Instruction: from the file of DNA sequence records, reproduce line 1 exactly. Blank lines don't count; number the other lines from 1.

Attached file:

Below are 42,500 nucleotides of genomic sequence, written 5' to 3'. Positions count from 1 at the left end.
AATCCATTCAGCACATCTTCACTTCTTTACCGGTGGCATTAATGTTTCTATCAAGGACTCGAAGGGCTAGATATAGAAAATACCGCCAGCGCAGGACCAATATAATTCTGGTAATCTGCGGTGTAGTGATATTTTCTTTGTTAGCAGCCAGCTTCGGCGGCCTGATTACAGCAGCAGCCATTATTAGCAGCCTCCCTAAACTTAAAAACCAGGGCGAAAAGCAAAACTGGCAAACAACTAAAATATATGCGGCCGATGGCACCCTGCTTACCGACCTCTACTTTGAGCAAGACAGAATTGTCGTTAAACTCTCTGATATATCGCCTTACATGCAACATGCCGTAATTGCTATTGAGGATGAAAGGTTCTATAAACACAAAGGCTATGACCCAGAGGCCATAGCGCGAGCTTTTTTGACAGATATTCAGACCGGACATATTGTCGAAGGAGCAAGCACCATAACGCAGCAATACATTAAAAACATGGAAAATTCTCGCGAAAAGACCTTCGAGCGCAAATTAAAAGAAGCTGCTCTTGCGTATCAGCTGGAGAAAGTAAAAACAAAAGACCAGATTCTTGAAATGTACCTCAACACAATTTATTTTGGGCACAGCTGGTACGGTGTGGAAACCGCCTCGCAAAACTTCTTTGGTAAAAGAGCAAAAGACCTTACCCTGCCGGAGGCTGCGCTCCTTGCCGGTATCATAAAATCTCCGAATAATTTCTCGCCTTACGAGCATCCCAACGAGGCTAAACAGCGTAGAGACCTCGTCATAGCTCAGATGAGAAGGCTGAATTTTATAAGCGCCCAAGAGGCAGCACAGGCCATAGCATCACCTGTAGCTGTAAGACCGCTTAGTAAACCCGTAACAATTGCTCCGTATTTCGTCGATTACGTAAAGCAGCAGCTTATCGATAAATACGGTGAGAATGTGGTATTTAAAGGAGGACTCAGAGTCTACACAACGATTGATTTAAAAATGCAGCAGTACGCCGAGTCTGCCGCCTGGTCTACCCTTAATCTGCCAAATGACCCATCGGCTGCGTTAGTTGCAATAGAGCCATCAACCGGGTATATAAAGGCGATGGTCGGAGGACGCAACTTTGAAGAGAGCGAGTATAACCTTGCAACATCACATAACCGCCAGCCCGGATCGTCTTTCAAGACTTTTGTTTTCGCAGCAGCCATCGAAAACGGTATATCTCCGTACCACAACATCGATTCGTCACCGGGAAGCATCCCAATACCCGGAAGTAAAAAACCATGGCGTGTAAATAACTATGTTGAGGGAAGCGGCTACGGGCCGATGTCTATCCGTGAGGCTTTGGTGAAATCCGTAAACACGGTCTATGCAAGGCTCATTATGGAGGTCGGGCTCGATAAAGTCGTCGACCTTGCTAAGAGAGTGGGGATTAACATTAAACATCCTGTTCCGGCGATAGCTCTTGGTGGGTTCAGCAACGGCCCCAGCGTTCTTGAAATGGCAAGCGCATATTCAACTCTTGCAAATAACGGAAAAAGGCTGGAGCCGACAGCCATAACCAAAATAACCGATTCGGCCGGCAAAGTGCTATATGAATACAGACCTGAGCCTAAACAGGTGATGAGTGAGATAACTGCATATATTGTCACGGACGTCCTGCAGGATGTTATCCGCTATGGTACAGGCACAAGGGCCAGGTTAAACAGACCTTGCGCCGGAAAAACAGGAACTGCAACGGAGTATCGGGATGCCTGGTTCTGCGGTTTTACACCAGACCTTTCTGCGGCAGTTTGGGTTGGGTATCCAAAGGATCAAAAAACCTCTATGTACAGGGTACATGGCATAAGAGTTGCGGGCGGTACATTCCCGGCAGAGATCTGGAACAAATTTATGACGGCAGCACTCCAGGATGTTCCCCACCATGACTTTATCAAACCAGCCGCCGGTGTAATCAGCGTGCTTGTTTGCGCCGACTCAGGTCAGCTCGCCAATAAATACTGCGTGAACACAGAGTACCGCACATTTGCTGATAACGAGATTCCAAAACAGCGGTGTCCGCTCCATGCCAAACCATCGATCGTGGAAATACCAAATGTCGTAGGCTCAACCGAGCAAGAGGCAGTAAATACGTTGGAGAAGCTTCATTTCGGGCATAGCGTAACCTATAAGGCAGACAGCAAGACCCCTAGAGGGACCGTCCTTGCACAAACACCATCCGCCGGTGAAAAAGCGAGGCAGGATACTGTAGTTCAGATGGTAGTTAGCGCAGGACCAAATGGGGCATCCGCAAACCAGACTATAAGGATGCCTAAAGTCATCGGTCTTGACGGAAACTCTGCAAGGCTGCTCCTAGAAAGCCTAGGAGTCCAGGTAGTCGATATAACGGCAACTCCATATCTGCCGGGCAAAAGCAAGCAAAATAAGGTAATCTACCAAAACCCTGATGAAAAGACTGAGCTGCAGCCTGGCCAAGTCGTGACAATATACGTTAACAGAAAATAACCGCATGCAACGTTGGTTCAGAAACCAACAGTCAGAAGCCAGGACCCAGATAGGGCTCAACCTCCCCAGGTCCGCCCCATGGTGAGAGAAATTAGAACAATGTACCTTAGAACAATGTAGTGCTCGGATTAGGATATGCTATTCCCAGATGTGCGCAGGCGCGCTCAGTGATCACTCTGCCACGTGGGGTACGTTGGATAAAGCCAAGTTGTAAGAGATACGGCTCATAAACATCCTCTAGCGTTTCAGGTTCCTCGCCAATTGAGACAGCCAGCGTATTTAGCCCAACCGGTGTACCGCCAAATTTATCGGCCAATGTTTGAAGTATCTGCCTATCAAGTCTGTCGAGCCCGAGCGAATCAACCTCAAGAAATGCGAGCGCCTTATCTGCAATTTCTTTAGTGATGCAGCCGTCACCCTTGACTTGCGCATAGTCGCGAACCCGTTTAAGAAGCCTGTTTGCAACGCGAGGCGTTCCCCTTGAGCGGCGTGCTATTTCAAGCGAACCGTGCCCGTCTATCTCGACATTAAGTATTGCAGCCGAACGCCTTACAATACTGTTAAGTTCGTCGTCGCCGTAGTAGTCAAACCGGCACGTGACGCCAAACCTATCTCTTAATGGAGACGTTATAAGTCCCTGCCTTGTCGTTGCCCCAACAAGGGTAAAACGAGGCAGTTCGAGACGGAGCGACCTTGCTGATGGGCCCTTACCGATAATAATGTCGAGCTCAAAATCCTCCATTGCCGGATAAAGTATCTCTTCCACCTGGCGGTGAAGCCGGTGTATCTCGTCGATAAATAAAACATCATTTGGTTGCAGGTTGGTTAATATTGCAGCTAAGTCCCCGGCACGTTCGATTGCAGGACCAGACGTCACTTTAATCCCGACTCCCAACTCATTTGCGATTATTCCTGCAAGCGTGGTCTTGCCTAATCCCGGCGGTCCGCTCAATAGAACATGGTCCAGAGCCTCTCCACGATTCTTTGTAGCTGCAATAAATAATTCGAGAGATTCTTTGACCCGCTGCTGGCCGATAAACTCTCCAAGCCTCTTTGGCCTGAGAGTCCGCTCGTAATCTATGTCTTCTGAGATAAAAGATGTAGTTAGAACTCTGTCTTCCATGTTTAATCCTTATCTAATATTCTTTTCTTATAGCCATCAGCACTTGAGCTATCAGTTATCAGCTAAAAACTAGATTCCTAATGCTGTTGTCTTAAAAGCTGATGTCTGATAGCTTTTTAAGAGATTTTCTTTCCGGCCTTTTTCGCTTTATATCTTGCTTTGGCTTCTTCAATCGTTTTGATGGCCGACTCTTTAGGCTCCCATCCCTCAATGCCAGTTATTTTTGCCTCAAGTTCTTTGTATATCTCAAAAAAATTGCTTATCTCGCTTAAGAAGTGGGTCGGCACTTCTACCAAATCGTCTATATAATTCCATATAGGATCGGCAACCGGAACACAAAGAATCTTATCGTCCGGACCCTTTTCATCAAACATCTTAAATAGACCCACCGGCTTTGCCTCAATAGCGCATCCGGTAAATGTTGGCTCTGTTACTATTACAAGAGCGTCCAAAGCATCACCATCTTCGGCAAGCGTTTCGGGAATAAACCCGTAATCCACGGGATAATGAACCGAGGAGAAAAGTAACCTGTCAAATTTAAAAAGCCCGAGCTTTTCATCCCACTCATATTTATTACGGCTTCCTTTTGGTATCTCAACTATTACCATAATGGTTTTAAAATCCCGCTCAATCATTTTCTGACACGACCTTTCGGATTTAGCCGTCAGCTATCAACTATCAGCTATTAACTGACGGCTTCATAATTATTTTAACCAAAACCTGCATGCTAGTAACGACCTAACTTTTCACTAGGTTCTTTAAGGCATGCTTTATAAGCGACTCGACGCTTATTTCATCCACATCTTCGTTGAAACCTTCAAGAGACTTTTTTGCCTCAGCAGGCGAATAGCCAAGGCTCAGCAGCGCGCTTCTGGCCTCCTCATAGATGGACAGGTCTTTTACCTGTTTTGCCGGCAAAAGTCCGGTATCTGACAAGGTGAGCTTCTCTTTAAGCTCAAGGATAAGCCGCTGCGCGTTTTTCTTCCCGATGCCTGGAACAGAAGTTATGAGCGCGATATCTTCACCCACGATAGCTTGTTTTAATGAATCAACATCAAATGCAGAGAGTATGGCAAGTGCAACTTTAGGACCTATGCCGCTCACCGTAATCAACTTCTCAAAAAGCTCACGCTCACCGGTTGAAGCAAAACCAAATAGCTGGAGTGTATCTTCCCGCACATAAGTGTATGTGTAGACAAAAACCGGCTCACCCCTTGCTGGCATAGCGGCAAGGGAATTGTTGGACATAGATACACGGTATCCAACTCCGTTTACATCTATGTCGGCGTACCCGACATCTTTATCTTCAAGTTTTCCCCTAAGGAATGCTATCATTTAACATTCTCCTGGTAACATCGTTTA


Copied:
Below are 42,500 nucleotides of genomic sequence, written 5' to 3'. Positions count from 1 at the left end.